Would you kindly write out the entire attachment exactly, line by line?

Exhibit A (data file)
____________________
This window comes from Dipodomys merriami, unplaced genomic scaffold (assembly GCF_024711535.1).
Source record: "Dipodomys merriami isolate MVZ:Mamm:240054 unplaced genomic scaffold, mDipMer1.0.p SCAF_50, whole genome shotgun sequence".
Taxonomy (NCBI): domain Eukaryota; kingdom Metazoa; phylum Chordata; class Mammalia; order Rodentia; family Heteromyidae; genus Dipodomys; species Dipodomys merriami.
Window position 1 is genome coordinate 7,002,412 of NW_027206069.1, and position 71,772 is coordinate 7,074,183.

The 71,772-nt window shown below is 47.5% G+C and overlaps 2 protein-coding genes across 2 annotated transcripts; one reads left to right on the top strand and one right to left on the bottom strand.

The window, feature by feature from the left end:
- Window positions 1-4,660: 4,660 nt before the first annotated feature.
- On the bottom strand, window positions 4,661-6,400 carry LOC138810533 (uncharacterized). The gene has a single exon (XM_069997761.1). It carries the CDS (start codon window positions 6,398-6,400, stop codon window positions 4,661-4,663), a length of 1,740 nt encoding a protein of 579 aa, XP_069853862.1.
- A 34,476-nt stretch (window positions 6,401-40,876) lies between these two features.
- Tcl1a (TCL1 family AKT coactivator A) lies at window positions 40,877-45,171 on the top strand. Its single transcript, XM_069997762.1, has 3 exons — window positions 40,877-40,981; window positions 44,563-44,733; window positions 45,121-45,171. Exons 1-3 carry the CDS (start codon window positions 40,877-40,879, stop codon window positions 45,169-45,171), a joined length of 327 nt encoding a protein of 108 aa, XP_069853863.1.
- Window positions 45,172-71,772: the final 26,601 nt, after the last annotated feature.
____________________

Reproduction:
This window comes from Dipodomys merriami, unplaced genomic scaffold (assembly GCF_024711535.1).
Source record: "Dipodomys merriami isolate MVZ:Mamm:240054 unplaced genomic scaffold, mDipMer1.0.p SCAF_50, whole genome shotgun sequence".
Taxonomy (NCBI): domain Eukaryota; kingdom Metazoa; phylum Chordata; class Mammalia; order Rodentia; family Heteromyidae; genus Dipodomys; species Dipodomys merriami.
Window position 1 is genome coordinate 7,002,412 of NW_027206069.1, and position 71,772 is coordinate 7,074,183.

The 71,772-nt window shown below is 47.5% G+C and overlaps 2 protein-coding genes across 2 annotated transcripts; one reads left to right on the top strand and one right to left on the bottom strand.

The window, feature by feature from the left end:
- Window positions 1-4,660: 4,660 nt before the first annotated feature.
- On the bottom strand, window positions 4,661-6,400 carry LOC138810533 (uncharacterized). The gene has a single exon (XM_069997761.1). It carries the CDS (start codon window positions 6,398-6,400, stop codon window positions 4,661-4,663), a length of 1,740 nt encoding a protein of 579 aa, XP_069853862.1.
- A 34,476-nt stretch (window positions 6,401-40,876) lies between these two features.
- Tcl1a (TCL1 family AKT coactivator A) lies at window positions 40,877-45,171 on the top strand. Its single transcript, XM_069997762.1, has 3 exons — window positions 40,877-40,981; window positions 44,563-44,733; window positions 45,121-45,171. Exons 1-3 carry the CDS (start codon window positions 40,877-40,879, stop codon window positions 45,169-45,171), a joined length of 327 nt encoding a protein of 108 aa, XP_069853863.1.
- Window positions 45,172-71,772: the final 26,601 nt, after the last annotated feature.